Fix Perspective and Lens Distortion in Adobe Lightroom & ACR - A Graphic Design for Lunch™ Class | Helen Bradley | Skillshare

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Fix Perspective and Lens Distortion in Adobe Lightroom & ACR - A Graphic Design for Lunch™ Class

teacher avatar Helen Bradley, Graphic Design for Lunch™

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Taught by industry leaders & working professionals
Topics include illustration, design, photography, and more

Watch this class and thousands more

Get unlimited access to every class
Taught by industry leaders & working professionals
Topics include illustration, design, photography, and more

Lessons in This Class

8 Lessons (43m)
    • 1. Fixing Perspective and Lens Distortion in Lightroom and ACR Introduction

      1:32
    • 2. Pt 1 - ACR Perspective fix

      5:21
    • 3. Pt 2 - ACR Fixing Keystone Distortion

      4:36
    • 4. Pt 3 - Lens Distortion Fixes

      3:43
    • 5. Pt 4 - Lightroom Perspective Fix

      7:30
    • 6. Pt 5 - Lightroom Fixing Buildings

      6:55
    • 7. Pt 6 - Lightroom Lens Distortion

      4:20
    • 8. Pt 7 - ACR and LR Finishing touches and Wrap Up

      8:42
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About This Class

Graphic Design for Lunch™ is a series of short video courses you can study in bite size pieces such as at lunchtime. In this course you'll learn to fix perspective problems and lens distortion issues in your images. You will learn to use the new Transform tool in ACR and Lightroom Classic and also to fix an image if you have an earlier version of the software. This is a before/after comparison of one image we'll work on and which includes a trip to Photoshop to create missing detail:

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Meet Your Teacher

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Helen Bradley

Graphic Design for Lunch™

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Helen teaches the popular Graphic Design for Lunch™ courses which focus on teaching Adobe® Photoshop®, Adobe® Illustrator®, Procreate®, and other graphic design and photo editing applications. Each course is short enough to take over a lunch break and is packed with useful and fun techniques. Class projects reinforce what is taught so they too can be easily completed over a lunch hour or two.

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Transcripts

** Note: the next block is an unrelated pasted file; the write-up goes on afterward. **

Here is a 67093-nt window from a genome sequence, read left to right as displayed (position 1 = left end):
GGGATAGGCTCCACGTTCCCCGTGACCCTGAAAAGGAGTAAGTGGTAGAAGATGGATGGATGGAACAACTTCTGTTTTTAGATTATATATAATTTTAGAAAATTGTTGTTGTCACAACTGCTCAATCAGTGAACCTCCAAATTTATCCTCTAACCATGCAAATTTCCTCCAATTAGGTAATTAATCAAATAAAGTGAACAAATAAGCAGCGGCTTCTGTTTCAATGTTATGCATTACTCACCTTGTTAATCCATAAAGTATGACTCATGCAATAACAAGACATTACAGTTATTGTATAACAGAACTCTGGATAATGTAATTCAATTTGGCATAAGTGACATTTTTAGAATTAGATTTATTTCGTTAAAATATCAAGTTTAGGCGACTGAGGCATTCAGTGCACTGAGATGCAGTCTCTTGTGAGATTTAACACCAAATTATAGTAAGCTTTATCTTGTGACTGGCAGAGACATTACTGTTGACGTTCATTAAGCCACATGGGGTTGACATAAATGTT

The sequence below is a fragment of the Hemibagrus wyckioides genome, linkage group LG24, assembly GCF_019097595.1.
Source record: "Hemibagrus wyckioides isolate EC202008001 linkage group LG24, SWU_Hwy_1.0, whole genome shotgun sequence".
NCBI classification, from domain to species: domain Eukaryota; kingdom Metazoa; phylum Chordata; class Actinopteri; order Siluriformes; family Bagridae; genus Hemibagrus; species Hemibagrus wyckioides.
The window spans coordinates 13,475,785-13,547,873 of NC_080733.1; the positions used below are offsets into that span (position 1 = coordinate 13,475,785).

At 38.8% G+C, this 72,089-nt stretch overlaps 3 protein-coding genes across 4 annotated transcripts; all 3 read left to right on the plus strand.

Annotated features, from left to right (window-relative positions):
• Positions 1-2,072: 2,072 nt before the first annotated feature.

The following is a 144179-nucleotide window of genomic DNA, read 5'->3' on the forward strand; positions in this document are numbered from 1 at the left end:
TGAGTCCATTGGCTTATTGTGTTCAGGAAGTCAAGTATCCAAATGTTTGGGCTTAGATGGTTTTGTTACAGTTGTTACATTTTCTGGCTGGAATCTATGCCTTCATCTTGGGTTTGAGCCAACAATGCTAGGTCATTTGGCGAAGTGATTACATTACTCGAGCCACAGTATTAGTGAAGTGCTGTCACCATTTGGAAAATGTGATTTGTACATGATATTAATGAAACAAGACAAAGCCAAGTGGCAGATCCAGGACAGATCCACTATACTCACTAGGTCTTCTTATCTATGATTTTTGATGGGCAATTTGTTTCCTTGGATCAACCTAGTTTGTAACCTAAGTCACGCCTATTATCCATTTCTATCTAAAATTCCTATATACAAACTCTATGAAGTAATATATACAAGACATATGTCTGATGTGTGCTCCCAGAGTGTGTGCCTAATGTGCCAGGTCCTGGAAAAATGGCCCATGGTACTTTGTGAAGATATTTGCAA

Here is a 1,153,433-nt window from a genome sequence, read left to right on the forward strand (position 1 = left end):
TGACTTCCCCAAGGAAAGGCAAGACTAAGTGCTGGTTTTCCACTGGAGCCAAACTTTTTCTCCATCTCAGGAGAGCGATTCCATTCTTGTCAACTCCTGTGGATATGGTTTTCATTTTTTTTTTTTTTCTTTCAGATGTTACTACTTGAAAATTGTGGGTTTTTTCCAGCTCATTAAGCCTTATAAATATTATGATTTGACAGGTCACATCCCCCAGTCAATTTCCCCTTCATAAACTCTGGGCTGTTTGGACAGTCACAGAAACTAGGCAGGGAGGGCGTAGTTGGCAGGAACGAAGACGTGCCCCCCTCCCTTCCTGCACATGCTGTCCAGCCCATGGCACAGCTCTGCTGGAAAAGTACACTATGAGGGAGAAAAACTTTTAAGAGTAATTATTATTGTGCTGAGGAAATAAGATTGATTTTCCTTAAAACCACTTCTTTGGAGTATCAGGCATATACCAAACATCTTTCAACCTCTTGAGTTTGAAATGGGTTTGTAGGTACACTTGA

1. Fixing Perspective and Lens Distortion in Lightroom and ACR Introduction: Hello, I'm Helen Bradley. Welcome to this graphic design for lunch class fixing perspective and lens distortion in Adobe Lightroom and Adobe Camera Raw. In addition to teaching Illustrator and Photoshop, the graphic design for lunch series of classes also includes some photo editing and photo management classes. These are taught for both Lightroom Classic and Adobe Camera Raw as both applications share the same base code. This means that within one class, you'll simply focus on whichever application you prefer to use. Today we're looking at perspective and lens correction techniques in both Lightroom and Adobe Camera Raw. We're going to look at what perspective problems are and lens distortion. I'm going to show you how you can fix them in both these applications. If you're watching these videos using your browser, you're going to see a prompt which lets you recommend this class to others. Please, if you're enjoying the class, do two things for me. Firstly, give it a thumbs up, and secondly, write just a few words about why you're enjoying this class. These recommendations help other students to see that this is a class that they too might enjoy. If you'd like to leave a comment or a question for me, please do so. I read and respond to all of your comments and questions, and I look at and respond to all of your class projects. If you're ready now let's get started fixing perspective and lens distortion issues. Firstly in Adobe Camera Raw and then in Lightroom. 2. Pt 1 - ACR Perspective fix: The first image we're going to look at in Adobe Camera Raw is this one. It was shot in the shortage Brooklyn area of London, where there's a lot of really interesting street art. But one of the penalties of shooting street art is that it's very difficult often to get straight on to your subject. This one was shot at an angle by necessity. I want to fix that now. I'm going to make sure firstly that I can see the entire image. I'm saying what I'm looking at and I want to square this building up. Now the first thing that you should do when you're looking at these images is go to the lens correction tools. Now, this panels have changed a little bit with the most recent version of Adobe Camera Raw. If you're working with an older version of Adobe Camera Raw, the upright tool might well be still in here, but this is the latest version and it's been moved. We're going to look at that in a minute. But just be aware that your panels might be a bit different. You'll go to the Profile tab and then select, Remove Chromatic Aberration and enable profile corrections. What happens then is Adobe Camera Raw goes and reads from the image metadata, the lens that you are using, and it adjusts the image to take into account what it knows about the lens. Now, if you're shooting with a very unusual lens, you may not have that available to you, but most lenses will be able to be track this way. Now, not really liking the fix here if you haven't looked down this line here, when I enable the profile corrections, I'm actually getting some bowing of the edge of this building, so it might need to fix that up a little bit lighter. Now that I've done that, I'm going to the new Transform tool. Now, in earlier versions of Adobe Camera Raw, this Upright tool is going to be available from the lens correction, but now it's in the Transform tool. You'll have four options. The newest version has a fifth. We're going to look at that as well. The first option is just auto, and you can click on that to see if you can fix this image. It's done a reasonably good job. We've got a lot more of a straight image than we had before, but it's not perfect. This option here is level, so it's only applying a level correction. This is not really helping here at all. Then we have the vertical option, lets us go back to nothing at all. We have the vertical option which allows a level and a vertical perspective fix. Again, it's made an attempt to fix the image, but it's not really what I'm looking for, so I'm going to disable it. Then we have full, which is applying level horizontal and vertical fixes to the image. In the case of this image, it's done a really good job. If I were using an older version of Adobe Camera Raw, I would probably just accept that because I'm not going to have this new tool and this would be a pretty good fix. If you've got a pretty good fix but it still needs a little bit of tweaking, you can also adjust the image using these sliders here. Now we're going to do an image manually using those sliders in a few minutes, so I'm going to leave those for now, but just be aware that they're available. Right now, I just want to disable this fix and I want to go to the newest fix, which is in the new version of Adobe Camera Raw, and similarly in the new version of Lightroom. I'm going to click on it to select it. This is a guided fix and the guides are going to come from you. What I'd become a royal saying to you is if you show me where these lines are, I will fix the image according to what it is that you are seeing. We got the chance to put four lines in the image. What you're going to do, is to apply these lines, down lines that you see in the image that are important to you. I'm using this side of the building. The first time he put a line down you won't get anything happening but the second time things are going to start happening. I'm going to use this side of the building as well. Just clicking and then just positioning align like a click and position. You can see now that Adobe Camera Raw has adjusted the left and right edges of this piece of street art according to the lines that I've drawn. Well, I want to adjust the building top as well, so I'm going for my third line. I'm just clicking in go for line, and then with the left mouse button still held down, I'm just swinging it around. Then Adobe Camera Raw is adjusting the image to that line. Just going to say if fit in view is going to give me anything else, it's not, so this is basically what the image is looking like. Now I could add another line if I want to across the bottom. This would be the fourth and last of the lines that I'm allowed to create. Again, I'm just going to drag it across that bottom edge and just let the image adjust accordingly. You now have this additional option of using a guided fix where you're actually going to drag out the lines that show Adobe Camera Raw or Lightroom what lines are important to you that they're vertical or horizontal in the finished image. 3. Pt 2 - ACR Fixing Keystone Distortion: This is the next image that we're going to fix. It's a picture of the pavilion or part of the pavilion of Brighton in the UK. These targets, if we were to draw a line through these, the lines would eventually join together. That's not the way the building was constructed. So what we're saying here is what's called a keystoning effect. The top of the building is closer together than the bottom of the building. You'll get that sort of keystoning effect whenever you're at, say, ground-level and shooting up at a tall building, the top of the building is going to be much smaller than the bottom. Now we can fix that using the tools here in Adobe Camera Raw. In earlier versions of Adobe Camera Raw, you're going to find those on the lens correction panel, in most recent version transform tool. Now in this case, we're going to manually adjust this one, and the slider that we want to use is the vertical. It allows us to either push in the top of the building or pull it back out again. So I'm going to adjust this so that the lines through these towers are pretty much vertical. I'm going to turn my grid on so that I can see the lines. I'm using them to just work out if I've got this image adjusted well or not and I think that's a pretty good adjustment. I'm just going to turn my grid off for now. Now, one of the things that Adobe Camera Raw and Lightroom do when you use this vertical adjustment is they tend to stretch the image a little bit as well. If we want to bring the image back, we can use the aspect tool here. Squeeze the image in, in one direction, and in the other direction, you are going to expand the image back out again. So it becomes a little plumper than it was, and probably a little bit more like what the actual pavilion looks like. Now there's also, again, new in Adobe Camera Raw, the most recent version with this transform tool, is this offset x and offset y. With the offset y, you can see that we can bring the image down. So I'm just going to drag here. I'm going to bring the image down so that these towers are inside the picture, they're not falling off the top there. I'm going to bring this image out a little bit too, I still think it's a little bit on the tall and skinny side. Now before we leave this particular image, let's have a look and see what we've done. We've actually straighten these targets here, so that they're pretty much parallel to each other. The problem with that kind of fix is that at some point, they start to feel as if they're about to peel off backwards, they're about to fall off because they have been over fixed. So when you're fixing buildings like this, because I expect to see some keystoning, you may want to back the fix off a little bit. So take it back a little bit, not all the way. So you're not removing the entire fix, but you're making these targets just slightly bend inward so that the eye doesn't feel as if they're about to fall off in this direction. Before I finish up with this image, I want to show you what you can do with these edges in the image if you don't want to crop the image. We're just going to take this image into Photoshop. I'm going to select the corners here, the corners that are currently showing transparency. I'm using the magic wand tool. I'm going to click on this area. I'm going to hold the Shift key and click on this small area here, so I have both of them selected. When I'm using the Content Aware Phil, I like to add a few extra pixels. I'm going to choose, select, modify, expand. I'm going to expand this by about five pixels and I'll click Okay. That just aids into the image a little bit. Now I'll choose Edit and then Phil. I'm going to select content aware from this dropdown list and just click Okay. What Photoshop does is it makes up the missing pixels. It looks at the areas surrounding where that transparency was and it just makes up some image to fill that in. So it's saving us from having to over crop this image when we can use Content Aware Phil to just to fill it in. That's a tool that you can't use in Adobe Camera Raw or in Light room. So whenever you get that sort of transparent error, you'll probably want to take the image into Photoshop and just use that Content Aware Tool to fill those areas in. 4. Pt 3 - Lens Distortion Fixes: Before we finish up with our look at Adobe Camera Raw, let's look at this particular image which was shot with a point-and-shoot camera. The actual object that has been photographed is a six by six inch sheet of paper. So obviously we're getting some case styling in this image, similar to the case styling that we saw in the image of the pavilion at Brighton, and so we need to fix that. In later versions of Adobe Camera Raw, we'll click the Transform tool. In earlier versions of Adobe Camera Raw, we would go to the lens correction tool. Here it's the vertical option that we need. So I'm just going to turn my grid on and this is going to drag on the vertical and use the grid to just check my alignment here. This is looking pretty good except for the fact that along the line, along the edge of this sheet of paper here and here, there is some billowing out. What this is called is barrel distortion. It's a blowing out of the edges of something that should otherwise be straight. Now the opposite of this is what's called pincushion distortion. That's when the edges are sort of sucked in. We can fix these forms of distortion using the lens correction feature in Adobe Camera Raw. I'm just going back here to the Lens Correction tab and I'm going to Manual. The distortion can be fixed with this distortion slider. In one direction, it just compounds the billowing out, this barrel distortion. In the other direction, you're forcing pincushion distortion and sucking the edges in of this image. So applying some form of pincushion distortion is a fix for barrel distortion and vice versa. But of course we don't need it quite so much, so I'm just going to back this off, and I can click on the grid to see the grid if I wanted to check to see that I'm getting a good result. So I've got a plus 11 setting here and that's a pretty good setting. I'm just going to check and make sure that I am seeing the entire image which I am. There's another problem which is a little bit harder to say, but which is typical of images shot with point-and-shoot cameras and also with cheaper lenses and macro lenses on cameras, and that is that there's a little bit of vignetting. The corners of this image are a little bit darker than the middle. So there's a vignetting slider here that you can use in the lens correction tool that will help you fix this. Just be aware that the purpose of this vignetting slider here is to fix lens problems. If you want to apply an actual vignette to an image as an effect, then you want to go to the Effects menu or the Effects panel and use that vignette. Because that's the one for adding vignettes. This is the one for fixing lens problems. It's applied to the entire image. So it's not a post crop vignette, this is a vignetting that's applied to the corners of the image out of the camera and so if you crop this image, we will be basically cropping most of the vignette fix out of the way because the area that you're retaining doesn't have those problems in it anyway. What I'm going to do is just drag to the right on the vignetting slider to just lighten the corners of the image. If you need to, you can adjust the midpoint so you can take it to the left or to the right. It's not really necessary in this image. It's pretty much a problem all the way around. That's a fix for the distortion that you may encounter when you're shooting macro with, for example, a point-and-shoot camera. 5. Pt 4 - Lightroom Perspective Fix: Before we get started looking at the Lens Correction fixes in Lightroom, I just want to draw your attention to a problem that I have and I suspect that a number of you will also encounter. On this computer, I have upgraded to the most recent version of Lightroom. But I don't have the transform panel which tells me that this update has not worked correctly on this computer. It's something that people are reporting across the internet. I've tried uninstalling Lightroom and re-installing and I still can't get the transform panel. Now if you're working with an earlier version of Lightroom, you also won't have a Transform panel anyway. Let's see what you will have. Your going to have this Lens Correction panel and inhere in basic the tools for Enabling Profile Corrections and Removing Chromatic Aberration, which we're going to look at in a minute. There are also the upright options, but what you don't have here is the guided Upright. Because it's not available in earlier versions of Lightroom and it's also not available in some of the installations of CC 2015 right now. If you don't have a Transform panel, you're going to find the Upright tools are going to be in the Lens Correction panel. Now also in the Lens Correction panel, you've got the Manual area. This is where that Distortion adjustment is. That's always going to be here in the Lens Correction panel. It's one of the things that didn't get moved to the new Transform panel. But you've also got your Manual adjustments here. Just be aware if you don't see your Transform panel, then you're going to need to look for your Lens Correction panel, and most of the tools that you're going to need are going to be here, say for the ones that just simply aren't available, in the installation that you have of Lightroom. I've now moved to another computer that has the more recent update of Lightroom CC 2015. This one has the Transform panel in it. This is a different computer where it was successfully able to be installed. We're going to adjust this image and I'm going to start with Lens Corrections. I'm going to select Remove Chromatic Aberration and Enable Profile Corrections. Chromatic Aberration is a blue or purple fringing that you might see in areas of the image. Typically you'll see it where the sky and a building intersect, for example. You just click here, you give Lightroom a chance at fixing that for you if it finds that. Profile Corrections allows Lightroom to look at what it knows about the lens that you're using, and it will identify that lens automatically from the metadata in the image. It's isolated here my timer on 28-200 lens. It will adjust for the things it knows about that lens's behavior. Now if you've got a bit of distortion say barrel or pin cushion distortion, you can adjust that here in the Manual area. You can just adjust to the left to add some barrel distortion which will solve pin cushion problems, and the other way. This is pin cushion distortion, and by adding some pin cushion distortion you can actually adjust for barrel distortion. Now, I don't have a lot of distortion showing here, so I'm just going to double-click on the word amount just to zero this out. If there is anything, there's a slight inward bow here but I need to fix the rest of the image before I even look to that. That's the Lens Corrections panel. Now we have the Transform panel. These Upright options here in the Transform panel, could well be on your Lens Correction panel in other versions of Lightroom. You may or may not have the guided option. At the moment we're looking at Off, so we're going to click on Auto, which is an automatic adjustment. It's done a pretty good job. We can see here there's still an angle on the wall, and there's an angle across the top here. Will go to level, and that's the level adjustment it's not really doing much more than just leveling off this image. Vertical will allow some vertical adjustments, you can see here that these edges, there's vertical lines in the building are adjusted, but the horizontal ones are not. We'll just go back to Off, and we'll have a look at full. It's made a pretty good job of this image, and if I did not have the Guided option available, this is the one that I would use. Now once you've got full set, you can also adjust the aspect ratio and you can adjust the scale too. If you think there's a little bit of the image that's missing, you can just dial back the scale and you can reveal those areas. Of course, we'd need to come in here and fix the errors which are going to be transparent because of the image bank straighten up. But let's just go back to Off, and let's have a look at the new Guided options. If you have them available, this is how you're going to use them. You'll click on Guided, and this loupe opens up. You can see here that I've got Show Loupe selected. The loupe just allows you to get a very close look at the area that you're working in. That might be of value to you particular if you're working on say, panoramas or really large images. Now, you can show the grid or not as you wish. What you're going to do is you get four lines that you can draw any image. Here the first line I'm going to draw is along the side of this buildings. I'm just going to click and drag out this line. Now if you don't get it in the right place, you can just move it into position. Nothing's going to happen when you click and drag out the first line, but it will happen when you click and drag out the second. Now the loupe is, I'm finding really annoying, so I'm going to turn it off. I'm just going to drag out this second line. As soon as I let go the left mouse button, the whole image is going to adjust. We're getting virtually what we had before in the vertical adjustment. But we're only halfway to fixing this. Let's go across the top of this building. I'm going to add a third line here, I've got four lines, this is the third. Now, Lightroom has adjusted that line that I've just drawn across the top of the building. If I want to put a forth one in, I could come down here. These lines are just telling Lightroom what I want to be perfectly horizontal and to be perfectly vertical in the image and Lightroom is then adjusting according to my guide. I'm telling it what's important to me, and it adjusting to those guides. This is a slightly different result to the result we got with full. It's a more personal results, it's Lightroom listening to what I want to say in my image. If I'm happy, I can just click "Done". If I'm not happy, I can just come in and move or remove any of these lines. Now as with the other tools, you can still use things like Aspect, you can squeeze the image up or stretch it as required, if you think it needs to be stretched or squeezed a little bit, and you can also adjust the scale. You can bring it in a little bit if you're not seeing enough of the areas of the image were cut off. But if you want to get rid of those areas that are not filled in that are going to base transparent, you can just enlarge the scale. I'm going to bring the scale back a little bit here. For this image, this is a good fix. But of course, I've got area's missing around the image. We're going to say in the next video how we would fix that because we are going to encounter those with another image, and we'll take that one into Photoshop to fix those areas that are missing. 6. Pt 5 - Lightroom Fixing Buildings: The next image that we're going to look at is an image of a building. Again, as with all our corrections, we'll come in here first and apply the Chromatic Aberration fix and the lens Profile Corrections. Then we'll go to the Transform tools, whether they be on the lens correction panel, or here in the new transform area. Now, with this one, we're going to do it manually. What we're looking at is these towers or these towers around the tower on the pavilion in Brighton in England. If we were to draw lines through these towers around the edge, we would find that those lines would converge. In actual fact, the way the building was designed, that's unlikely to have been the case. They should be parallel lines. So we're going to adjust for that. Typically, when you have an effect like this, which is called key stoning, the fix is to adjust the vertical. What I'm going to do is just drag on the vertical toll. If you're not sure which way to go, just drag in both directions. One of them will fix it, and one of them will make it worse. In this case, we're going to the left. The grid that's forming over the image is this going to help me work out how far I need to go. Because I want to line these towers up to these gridlines while I'm going to do that at least for now. Now, once you've done that, you might find that Lightroom stretches your image a little bit, so you can reduce that stretching by widening the image if you like by adjusting the aspect. Dragging to the left makes the building stretched out in a horizontal direction, and dragging to the right stretches that further in a vertical direction. I'm going to bring it back a little bit in the horizontal. Now, also new to this Lightroom version, if you've got this transform tool with the guided upright options, is this x and y offset. Now, in this case, we can use the y offset to bring the image down. I'm just going to drag to the left and that brings the image down, and for me, that's allowing me a little bit of breathing room around the top of the towers. I certainly don't want the towers to go over the edge of the image. That wouldn't be a nice look at all. You can also adjust the scale if you want to. So we could bring this in a little bit. By adjusting the offset, we can maximize the amount of the image that we have available. We won't be using horizontal here. Horizontal is typically used when you can't photograph and image face-on. It just twists it around, so you can see what it does to the image. It twist a little bit, but we won't get any value out of horizontal here. Rotate would just rotate the image around. That's needs a little bit of straightening that way you can do that, but we don't need that either. Now, there's one thing I want to do it before I go and fix these problem areas in Photoshop, and that is to have a look at those towers. If you fix the towers as I have done and adjust them so that they are pretty well aligned over the grid that appears on the image, you may find that you get an over correction effect. Because these towers are now strike, and because our brains know that buildings, when we look up at them, tend to converge a little bit at the top, we can get the feeling that with this over correction, these towers are actually peeling away and are at risk of actually falling outwards. Well, the fix of I like to do is to back off this vertical a little bit. So I've gone from zero to minus 31. I certainly don't want to remove the fixed, but I do want to back off a little bit so the towers are slightly tilted inwards. I'm going to back this off to about, say 25, and then I'll readjust my offset. That's a better fix. The towers are not perfectly straight. They do converge slightly, but a lot less than they did to begin with. I can test this by pressing the backslash key. This is the original image. You can say the towers are converging, this is the fixed image. They've been pulled out a little bit, but not overly for. Now having done this, I'm going to take this image to Photoshop so that I can fix these missing areas. To take this image to Photoshop, I'm simply going to right-click it and choose Edit In and then choose Photoshop. Now, this particular image started out as a JPEG image, so I'm opting to edit a copy with Lightroom adjustments. Of course, you want to take the Lightroom adjustments with you in any case, because there the adjustments that you've made that have caused these areas of the image to be missing down here. So I'll just click "Edit." Over here in Photoshop, I'm going to the magic wand tool. That's the simplest tool to use to select these transparent areas. So I'll click once in this area, hold the Shift key and click again here. Both those transparent areas selected. I'm going to enlarge them slightly with select, modify, expand. I'm going to expand them by five pixels and click "Okay." That just adjust slight areas to make them a little bit larger. I find that the results of the content we fill are better because of that. We'll choose Edit and then Fill. From the content drop-down list here we're going to choose Content-Aware and we'll just click "Okay." What Photoshop does is it then goes and creates some content in those missing areas of the image. So when I just click away from this, press Ctrl or Command D to deselect the selection, you can see that Photoshop has mocked up some portion of the image that makes this now a full image. It saves us from having to crop the image heavily to get rid of those transparent areas, or having to build it up by hand ourselves. Now, when you finish up in Photoshop, when you're done with the image, just click to close it and select Yes to say that. This will take you back to Lightroom with the fix in place in the image. Here we are back in Lightroom and you can see that the image has this extra data in it. But we haven't lost our original. This is the original image that we sent to Photoshop and this is the fixed version that we got back. The way that Photoshop and Lightroom interact with each other when you send an image from Lightroom to Photoshop and then close and save it from Photoshop is that you always maintain your original, but you get a duplicate image that has the changes in them. It's a really nice method of working between Photoshop and Lightroom, and I actually have another class on that, round tripping from Lightroom to Photoshop and back again and also Adobe Camera Raw to Photoshop. If you haven't watched those and if you're trying to get that process done, I strongly suggest that you might want to watch that video class. 7. Pt 6 - Lightroom Lens Distortion: The final image that we're going to fix is this one. Again, we're going to start with lens corrections. Now, there won't be any profile corrections for this because it's a JPEG image that was shot with a point-and-shoot camera and there is no metadata in this image to help Lightroom fix it. So profile corrections is not of any help here at all. This was a six by six inch sheet of paper, so it's suffering from the exact same problem as the building. There's a case dining affect visible here and it's caused by the photograph being taken from an angle not straight on to this sheet of paper. To fix it, we're going to the Transform tool but if you don't have those tools here, you'll go to Lens Correction panel where you're going to find them. Again, just like the building we're going to adjust the vertical. I'm just going to swing this image around, so it's a little bit straighter on the edges. You can experiment with the horizontal to see if that helps at all. I don't think that's going to help here at all. I think that's probably the best that we'll be able to do for this particular image save for the Boeing. You can see here that there's a outward bend on the edges of this image, and that's called barrel distortion. We go to the Lens Correction tool in a manual area, is the distortion fix. What that allows us to do is to fix both barrel and pin cushion distortion. Barrel distortion bends outwards, pin cushion distortion sucks inwards, and they're actually the direct opposite. So the fix for barrel distortion, is to apply some pin cushion distortion, and what you're going to do is suck those edges in, so they're no longer bowed out. That's going to be the fix for this image, but just be aware that in the opposite direction is a barrel distortion effect, which is going to help you if you have a pin cushion problem with your image. Let's go and apply that. I'm thinking plus 10, plus 11, something like that, is a good fix for this image. Now, there's one other problem in this image is a little difficult to say, but the edges, particularly this top edge up here, is much darker than the inside of the image. What's happened is that this image has been shot with a point-and-shoot camera in macro mode, and there's some vignetting. Now this is lens vignetting, this darker halo around the very edges of the image. You solve it by using the Vignetting tools in the Lens Correction panel. There's another set of Vignette tools in the Effects panel. The one in the Effects panel is what's called a Post-Crop Vignette. It's applied to an image as a positive effect, something that you want to see on the image, and it applies to the cropped image. This lens correction vignette is a correction vignette. It's not a special effect, it's just cleaning up an image that has problems out of the camera. So I'm going to drag to the right, and that will add some lightning around the edges of the image. Probably doesn't have to go that far, but dragging to the right, we'll add some lightning around the edges, and if you find that your lens vignette is a lightning effect and you need to apply some darkening, then you'd simply take it the other way. You can see here, that's a very typical vignette there for a lens problem. I'm going to wind this back a little bit to fix the vignetting that I know is in this particular image. There are the tools that you can use in Lightroom depending on what version of Lightroom you have installed, you may only have a Lens Correction panel, more recently, you may have the Transform panel. That may or may not have the guided upright option available, again, depending on the version that you're using. In the next video, although I'll be using Adobe Camera Raw, I'm going to take an image from Adobe Camera Raw, fix it there using the tools that you've seen in Lightroom. So you'd be able to follow along with this in Lightroom. But having done that, we're going to take the image from Adobe Camera Raw into Photoshop, and we'll just see how we could finish off the image, by building back in the pieces that are missing from the original. 8. Pt 7 - ACR and LR Finishing touches and Wrap Up: Before we finish up with our perspective fixers, I'm going to show you how I would take this image and fix it up so that I can get the entire quote and this wonderful piece of stencil art. You can do this the exact same way in Adobe Camera Raw and in Lightroom, but I'm just using Adobe Camera Raw for this example. But even if you're using Lightroom, you can do the exact same thing. Now, I'm going to start with the transform tool here and I'm just going to draw my lines out because I want to get this element here to be square or rectangular but not the trapezoid that it is at the moment. I'm just dragging out my lines and then I'm going to drag these two side ones here. Now I've lost the bottom of my image here, so I'm going to use my offset Y tool to just move it up a little bit because I want this entire typewriter in the final image. I probably want to expand it just a little bit. I think that it's probably a little bit too wide, so I'm just going to narrow the aspect a little bit. If I'm happy with this image at this stage, I'm just going to click "Open Image" because I want to open it in Photoshop. Now if you're working in Lightroom, you're going to right-click on the image. You'll choose Edit in, and then you're going to choose to Edit it in Photoshop. You'll want to edit the image with the Lightroom fixes in it obviously because you want it to look nice and square like this one does here. Now we're in Photoshop. I want to get the whole of this piece of stencil art out. I'm going to make a duplicate of this image layer. I'm just going to drag and drop it onto the New Layer icon and I want to just make a general selection around the area of this second copy of the image that I want to use. You can see here that what I'm missing is this bottom corner of the typewriter. I'm going to grab a fairly sizable chunk here. This is a piece of this top version of the image that I want to keep. I want to get rid of everything else, so I'll choose, Select and then Inverse, and I'll just press "Delete". This is what I'm left with on this layer here. I'm going to press "Control" or "Command D" to de-select the selection. I'm going to the Move tool and I'll choose Edit, Transform, Flip Horizontal. That just flips this across so that I can use this as the bottom part of the typewriter. I'm just going to move the image into position. I'm going to display the version of the image underneath. Now these aren't lining up perfectly, so I'm going to the top version of the image, the pace that I'm just looking at here and I'm just going to move it into position. If you need to say what's underneath, just dial down the opacity of the top version so you can move it into position. Just make sure that it's lining up really nicely. Then of course, take your opacity back up again because you don't want to lose that. We've got a bit in here that we don't need. I'm going to this layer and I'm going to click to add a layer mask because adding a layer mask is the best way of editing this particular layer. I'm going to the brush tool. You can see that my mask is white so I need to paint in black. I'm just going to select here to make the paint black. I'm using this huge paintbrush from something else that I was doing a few days ago. I'm just going to drop down the Brushes Tool here and I'm just going to select a nice soft brush. It's also way too big so I'm going to use the open and close square brackets to adjust its size. The open square bracket just allows me to size that down. I'm painting on my mask. It's got this little box around it. I'm just going to paint out that area there, just make sure that has all gone. This area here is looking a little bit light. You'll see that the rest of the image should be quite a bit darker. I'm actually going to blend it in a little bit by just using the mask there to blend it in. But I think I need to darken this edge of the image. To do that, I'm going to add an adjustment layer. I'll choose the Layer, New adjustment layer. I'm going to choose Curves and I'll click "Okay". Now I want this curves adjustment to only affect this layer. I'm going to click here to create a clipping mask. So the curves adjustment is only going to affect the layer that has this little piece of the image in it. I want to darken it, so I'm going to just drag down on the curves layer. Now, right now I'm not worried about what's happening in the middle of the typewriter. I'm worried about these bricks here. I'm just going to focus on them until I get them to be a sort color. I think that's pretty good. Now the curves adjustment layer has its own mask. I already have black as my paint so what I can do is select its mask and then just remove that adjustment from the part of the image that doesn't need that extra darkness and leave it in position in the area that does need a little bit of extra darkness. I can just flip between black and white and just paint that in. I get a more even display here. Now I've got a hole in the bottom, so I'm just going to fix that now. I'm going to make a stamp layer. I'm going to click on the top most layer, hold down Control Alt and Shift, that's Command Option Shift on the Mac and press the letter E. That creates a layer that is the composite of all the visible layers below. We're going to turn those off. Going to this layer, I'm going to make a selection using the magic wand tool of this area here. This is the area that I'm missing bricks for. I'm going to enlarge this a little bit, Select, Modify, Expand. I'm going to expand this by about 15 pixels. Click "Okay". Now I'm going to choose Edit, Fill. Content-aware click "Okay". Control or Command D to de-select the selection. We started off with an image where this was highly skewed and where this particular typewriter stencil art was incomplete because there was something blocking it out and we've been able to get the entire image back using the perspective correction tools in Adobe Camera Raw. But of course you could have used Lightroom and then a little bit of Photoshop magic for just putting this thing back together. Your project for this class will be to take one of the images that I'm giving you or an image of your choice and to apply some perspective correction fixes to that image to fix whatever it is that you see in that image. If you want to do this particular image, please feel free to do so. It's a really nice little image for working with some Photoshop techniques as well as the upright tools in either Adobe Camera Raw or Lightroom. Post an image of your completed project in the class project area. I hope that you've enjoyed this class and that you've learned a little bit about using the perspective correction tools and also the lens distortion removal tools in Lightroom and in Adobe Camera Raw. As you were watching these videos, you will have seen a prompt which lets you recommend this class to others. Please, if you enjoyed the class, do two things for me. Firstly, give it a thumbs up and secondly, write in just a few words why you're enjoying the class. These recommendations help other students to see that this is a class that they too might enjoy. If you'd like to leave a comment or a question, please do so. I read and I respond to all of your comments and questions and I look at and respond to all of your class projects. My name's Helen Bradley. Thank you so much for joining me for this episode of graphic design for lunch, and I'll look forward to seeing you in an upcoming episode soon.